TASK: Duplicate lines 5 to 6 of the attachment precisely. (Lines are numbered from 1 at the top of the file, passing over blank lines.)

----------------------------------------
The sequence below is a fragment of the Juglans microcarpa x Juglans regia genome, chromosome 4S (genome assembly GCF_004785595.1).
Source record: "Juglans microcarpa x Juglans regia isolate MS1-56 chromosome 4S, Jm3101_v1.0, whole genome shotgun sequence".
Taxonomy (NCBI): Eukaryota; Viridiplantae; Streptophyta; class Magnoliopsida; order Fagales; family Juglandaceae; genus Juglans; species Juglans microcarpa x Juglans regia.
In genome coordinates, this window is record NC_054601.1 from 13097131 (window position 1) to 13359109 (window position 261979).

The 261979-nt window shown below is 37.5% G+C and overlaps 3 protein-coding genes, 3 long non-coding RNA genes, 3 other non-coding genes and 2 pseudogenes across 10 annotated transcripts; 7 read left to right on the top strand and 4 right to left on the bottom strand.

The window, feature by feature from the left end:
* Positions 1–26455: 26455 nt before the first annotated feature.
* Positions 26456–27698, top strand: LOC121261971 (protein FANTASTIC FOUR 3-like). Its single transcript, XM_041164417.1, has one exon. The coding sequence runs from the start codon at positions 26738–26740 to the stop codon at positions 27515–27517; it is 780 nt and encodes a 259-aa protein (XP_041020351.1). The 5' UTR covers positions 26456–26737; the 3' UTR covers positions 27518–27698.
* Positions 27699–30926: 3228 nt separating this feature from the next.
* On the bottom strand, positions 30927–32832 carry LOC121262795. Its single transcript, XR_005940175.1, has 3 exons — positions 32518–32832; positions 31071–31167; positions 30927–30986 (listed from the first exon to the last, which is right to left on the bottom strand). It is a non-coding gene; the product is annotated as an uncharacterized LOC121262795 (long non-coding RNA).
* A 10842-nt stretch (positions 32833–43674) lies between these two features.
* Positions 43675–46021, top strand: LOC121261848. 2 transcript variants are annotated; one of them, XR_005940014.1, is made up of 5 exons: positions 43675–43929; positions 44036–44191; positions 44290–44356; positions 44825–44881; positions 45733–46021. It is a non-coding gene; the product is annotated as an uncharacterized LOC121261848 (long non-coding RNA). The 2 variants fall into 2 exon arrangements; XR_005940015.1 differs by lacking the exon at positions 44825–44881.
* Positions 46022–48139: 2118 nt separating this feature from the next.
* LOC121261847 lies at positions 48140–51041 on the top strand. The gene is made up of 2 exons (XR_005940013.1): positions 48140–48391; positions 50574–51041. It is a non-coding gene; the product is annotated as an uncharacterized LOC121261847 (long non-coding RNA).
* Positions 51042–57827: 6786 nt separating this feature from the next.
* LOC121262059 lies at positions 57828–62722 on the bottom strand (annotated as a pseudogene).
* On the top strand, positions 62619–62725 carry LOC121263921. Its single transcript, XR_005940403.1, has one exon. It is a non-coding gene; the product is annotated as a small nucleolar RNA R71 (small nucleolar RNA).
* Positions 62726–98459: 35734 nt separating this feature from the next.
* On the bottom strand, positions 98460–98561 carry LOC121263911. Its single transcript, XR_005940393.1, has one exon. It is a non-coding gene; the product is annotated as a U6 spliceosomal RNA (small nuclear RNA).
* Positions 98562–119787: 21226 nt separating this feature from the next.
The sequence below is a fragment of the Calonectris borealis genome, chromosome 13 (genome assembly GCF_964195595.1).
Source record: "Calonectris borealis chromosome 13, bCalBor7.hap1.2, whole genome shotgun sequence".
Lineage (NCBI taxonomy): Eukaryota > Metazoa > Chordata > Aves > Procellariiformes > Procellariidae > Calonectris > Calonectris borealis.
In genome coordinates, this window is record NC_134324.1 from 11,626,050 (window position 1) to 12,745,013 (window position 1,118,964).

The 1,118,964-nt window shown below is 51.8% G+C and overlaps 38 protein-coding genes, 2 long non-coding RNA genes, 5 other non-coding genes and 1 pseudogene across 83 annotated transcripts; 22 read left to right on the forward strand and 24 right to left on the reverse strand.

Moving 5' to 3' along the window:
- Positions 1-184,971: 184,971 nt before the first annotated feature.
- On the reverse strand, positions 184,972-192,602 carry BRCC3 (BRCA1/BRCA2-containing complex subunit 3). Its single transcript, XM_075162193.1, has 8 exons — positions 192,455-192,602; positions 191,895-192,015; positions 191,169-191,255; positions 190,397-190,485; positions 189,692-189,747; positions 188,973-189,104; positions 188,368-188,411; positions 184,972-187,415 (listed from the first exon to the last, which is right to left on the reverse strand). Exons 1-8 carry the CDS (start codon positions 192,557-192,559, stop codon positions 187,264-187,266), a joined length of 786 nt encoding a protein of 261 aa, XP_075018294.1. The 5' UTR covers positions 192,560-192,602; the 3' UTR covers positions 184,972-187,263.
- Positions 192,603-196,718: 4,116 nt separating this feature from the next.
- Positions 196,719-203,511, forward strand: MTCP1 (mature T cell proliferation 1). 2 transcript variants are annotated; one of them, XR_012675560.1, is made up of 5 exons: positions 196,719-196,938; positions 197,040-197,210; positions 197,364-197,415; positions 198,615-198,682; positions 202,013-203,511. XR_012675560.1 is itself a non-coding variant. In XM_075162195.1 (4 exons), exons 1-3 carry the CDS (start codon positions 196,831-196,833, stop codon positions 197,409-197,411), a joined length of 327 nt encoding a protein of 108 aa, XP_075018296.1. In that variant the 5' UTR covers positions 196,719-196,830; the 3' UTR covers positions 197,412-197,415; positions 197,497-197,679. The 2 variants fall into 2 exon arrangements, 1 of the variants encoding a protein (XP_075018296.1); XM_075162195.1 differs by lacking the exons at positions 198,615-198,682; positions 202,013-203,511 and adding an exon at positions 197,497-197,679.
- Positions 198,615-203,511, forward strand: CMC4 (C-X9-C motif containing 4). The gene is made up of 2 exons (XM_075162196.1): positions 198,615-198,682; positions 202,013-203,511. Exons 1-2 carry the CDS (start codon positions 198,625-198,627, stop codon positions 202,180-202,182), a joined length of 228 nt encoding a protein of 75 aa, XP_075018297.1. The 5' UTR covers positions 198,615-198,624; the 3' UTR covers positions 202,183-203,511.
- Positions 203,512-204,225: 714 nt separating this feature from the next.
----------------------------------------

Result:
The 261979-nt window shown below is 37.5% G+C and overlaps 3 protein-coding genes, 3 long non-coding RNA genes, 3 other non-coding genes and 2 pseudogenes across 10 annotated transcripts; 7 read left to right on the top strand and 4 right to left on the bottom strand.

The window, feature by feature from the left end: